Breaking down the Basics
Part V of the Constitution (The Union) under Chapter I (The Executive) lists out the qualification, election and impeachment of the President of India.
President of India is the non-hereditary head of the State of the Republic of India.
The President is the formal head of the Executive, Legislature and Judiciary of India.
President is also the commander-in-chief of the Indian Armed Forces.
All executive actions are taken in his name (Article 77).
The President can exercise his or her powers directly or by subordinate authority, with few exceptions (Article 53 of Constitution; however, in practice, all of the executive authority vested in the President are exercised by the Council of Ministers (CoM)).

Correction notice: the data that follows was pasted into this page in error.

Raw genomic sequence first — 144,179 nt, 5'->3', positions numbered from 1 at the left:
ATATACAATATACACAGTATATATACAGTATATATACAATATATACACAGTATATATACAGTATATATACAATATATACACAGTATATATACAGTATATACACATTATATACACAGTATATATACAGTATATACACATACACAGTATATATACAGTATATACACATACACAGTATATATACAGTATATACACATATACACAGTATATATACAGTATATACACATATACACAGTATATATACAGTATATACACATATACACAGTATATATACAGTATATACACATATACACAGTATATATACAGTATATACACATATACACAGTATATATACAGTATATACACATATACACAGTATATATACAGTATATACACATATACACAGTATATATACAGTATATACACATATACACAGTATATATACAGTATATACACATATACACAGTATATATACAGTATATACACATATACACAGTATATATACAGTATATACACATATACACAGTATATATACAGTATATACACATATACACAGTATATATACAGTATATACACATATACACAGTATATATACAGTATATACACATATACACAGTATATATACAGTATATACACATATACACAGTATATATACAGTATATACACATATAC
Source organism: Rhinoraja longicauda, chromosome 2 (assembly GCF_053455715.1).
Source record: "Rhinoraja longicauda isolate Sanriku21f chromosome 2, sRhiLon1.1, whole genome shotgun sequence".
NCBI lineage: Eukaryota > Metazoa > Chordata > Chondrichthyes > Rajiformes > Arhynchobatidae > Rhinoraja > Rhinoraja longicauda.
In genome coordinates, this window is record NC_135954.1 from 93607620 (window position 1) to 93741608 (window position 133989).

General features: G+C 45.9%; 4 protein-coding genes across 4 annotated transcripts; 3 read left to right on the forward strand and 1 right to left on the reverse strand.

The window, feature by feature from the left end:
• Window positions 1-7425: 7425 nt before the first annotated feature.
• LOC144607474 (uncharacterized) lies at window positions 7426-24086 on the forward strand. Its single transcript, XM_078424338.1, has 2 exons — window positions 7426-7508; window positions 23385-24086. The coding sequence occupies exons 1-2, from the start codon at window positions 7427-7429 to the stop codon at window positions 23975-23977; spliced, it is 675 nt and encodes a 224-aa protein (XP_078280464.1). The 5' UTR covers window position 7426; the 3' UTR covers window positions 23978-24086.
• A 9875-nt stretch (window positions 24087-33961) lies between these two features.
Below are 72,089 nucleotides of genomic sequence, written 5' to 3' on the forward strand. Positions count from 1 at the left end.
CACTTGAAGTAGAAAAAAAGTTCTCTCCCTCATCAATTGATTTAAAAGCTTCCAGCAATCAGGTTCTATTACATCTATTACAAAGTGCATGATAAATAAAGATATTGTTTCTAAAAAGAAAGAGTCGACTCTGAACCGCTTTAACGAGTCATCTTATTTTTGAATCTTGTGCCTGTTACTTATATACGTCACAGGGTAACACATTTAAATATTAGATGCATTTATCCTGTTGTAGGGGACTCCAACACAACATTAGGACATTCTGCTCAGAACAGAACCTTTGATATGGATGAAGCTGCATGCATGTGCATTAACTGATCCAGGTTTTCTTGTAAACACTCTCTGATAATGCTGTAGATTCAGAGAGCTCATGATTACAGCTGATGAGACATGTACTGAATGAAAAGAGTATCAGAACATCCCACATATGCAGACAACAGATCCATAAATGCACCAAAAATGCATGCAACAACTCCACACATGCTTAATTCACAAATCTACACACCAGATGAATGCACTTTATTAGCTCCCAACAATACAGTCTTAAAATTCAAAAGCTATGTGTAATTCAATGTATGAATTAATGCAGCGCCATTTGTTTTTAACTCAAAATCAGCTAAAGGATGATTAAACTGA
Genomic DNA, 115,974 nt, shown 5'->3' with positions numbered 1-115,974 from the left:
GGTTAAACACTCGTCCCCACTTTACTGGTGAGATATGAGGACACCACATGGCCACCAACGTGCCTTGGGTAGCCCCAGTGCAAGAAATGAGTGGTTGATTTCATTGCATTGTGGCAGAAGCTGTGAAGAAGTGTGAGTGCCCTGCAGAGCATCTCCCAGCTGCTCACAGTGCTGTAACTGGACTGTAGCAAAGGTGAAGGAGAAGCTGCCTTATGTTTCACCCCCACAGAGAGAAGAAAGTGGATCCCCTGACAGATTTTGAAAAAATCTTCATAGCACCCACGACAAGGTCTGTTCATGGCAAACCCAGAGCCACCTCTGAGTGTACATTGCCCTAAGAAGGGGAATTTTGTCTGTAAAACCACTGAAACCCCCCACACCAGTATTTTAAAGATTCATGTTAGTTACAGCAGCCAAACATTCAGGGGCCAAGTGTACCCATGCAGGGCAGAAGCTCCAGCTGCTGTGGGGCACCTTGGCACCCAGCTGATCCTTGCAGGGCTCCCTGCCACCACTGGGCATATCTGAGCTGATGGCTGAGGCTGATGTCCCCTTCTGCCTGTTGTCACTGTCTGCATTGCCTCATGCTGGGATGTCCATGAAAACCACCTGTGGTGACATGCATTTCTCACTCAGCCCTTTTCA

Election/Appointment of President of India
Head of State is elected through indirect elections, i.e. not elected directly by the people.
(Council of Ministers headed by the Prime Minister is the real executive.
Directly elected president might emerge as a parallel center of power to the Prime Minister, thereby causing constitutional chaos.)
Process of Election of the President (Article 54)
President is elected by the members of an electoral college consisting of:
the elected members of both Houses of Parliament
the elected members of the Legislative Asseblies of the States
In Articles 54 and 55, “State” includes the National Capital Territory of Delhi and the Union territory of Pondicherry (no other Union Territory included.)
Manner of Election:
The election of the President shall be held in accordance with the system of proportional representation by means of the single transferable vote (Article 55(3)).
In order to give both the Union and the states equal voting Article 55 provides for a formula to ensure, as far as possible, that –